Read more about this “Project in the News” at the City of Scottsdale website, and see Slide Show Photos, too. Download the Green Building Project Fact Sheet for the Beaulieu Residence from the City of Scottsdale Planning & Development Services here.
After 3 years of planning and 1.5 years of construction, the first green hydrogen house in the U.S. was completed in Scottsdale, Arizona. The project has numerous passive and active sustainable design features including the use of mass, radiant barriers, and convection air for natural cooling. In addition to using materials for a healthy living environment, the house will improve the air, recycle the water, and literally integrate into the landscape, as it is earth sheltered. Photovoltaic (solar electric) power will produce hydrogen from water to use as a fuel for heating water, cooking meals, producing electricity, and running the cars.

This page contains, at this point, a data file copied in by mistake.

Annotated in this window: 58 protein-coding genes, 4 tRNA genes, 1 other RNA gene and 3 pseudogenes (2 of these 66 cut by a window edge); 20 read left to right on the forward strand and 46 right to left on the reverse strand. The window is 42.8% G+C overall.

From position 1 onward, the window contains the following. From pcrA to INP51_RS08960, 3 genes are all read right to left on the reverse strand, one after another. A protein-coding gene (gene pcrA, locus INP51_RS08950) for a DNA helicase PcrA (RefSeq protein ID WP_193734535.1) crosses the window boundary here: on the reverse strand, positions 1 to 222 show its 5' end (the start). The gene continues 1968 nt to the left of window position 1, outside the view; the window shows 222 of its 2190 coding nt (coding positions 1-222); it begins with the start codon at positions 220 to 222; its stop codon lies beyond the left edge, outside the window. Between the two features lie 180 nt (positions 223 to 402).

The owner, Bryan Beaulieu, is a mechanical engineer with 20 patents in structural systems. Mr. Beaulieu has been working with the American Hydrogen Association, architect Bob Bacon, and the Scottsdale Green Building Program to design the most sustainable desert home possible. He has designed unique building systems to naturally cool the house and produce its own energy. His central focus is to produce hydrogen as a fuel to heat water for household needs and interior heating, for cooking, to run electric generators, clean the air and fuel cars. The project is a part of the city Green Building Program and is the highest scoring project to date.Initial home construction began in the fall of 2004. The goal is to create a house that not only provides a healthy living environment for his family but one that will help improve the air, land, and water at the same time. The central focus of Bryan’s residence is to use photovoltaic panels to electrolyze water, which produces hydrogen. The hydrogen will be used as a fuel to heat water for bathing and space heating, to cook meals, to run electric generators, to clean the air, and fuel the cars (City of Scottsdale, 2005).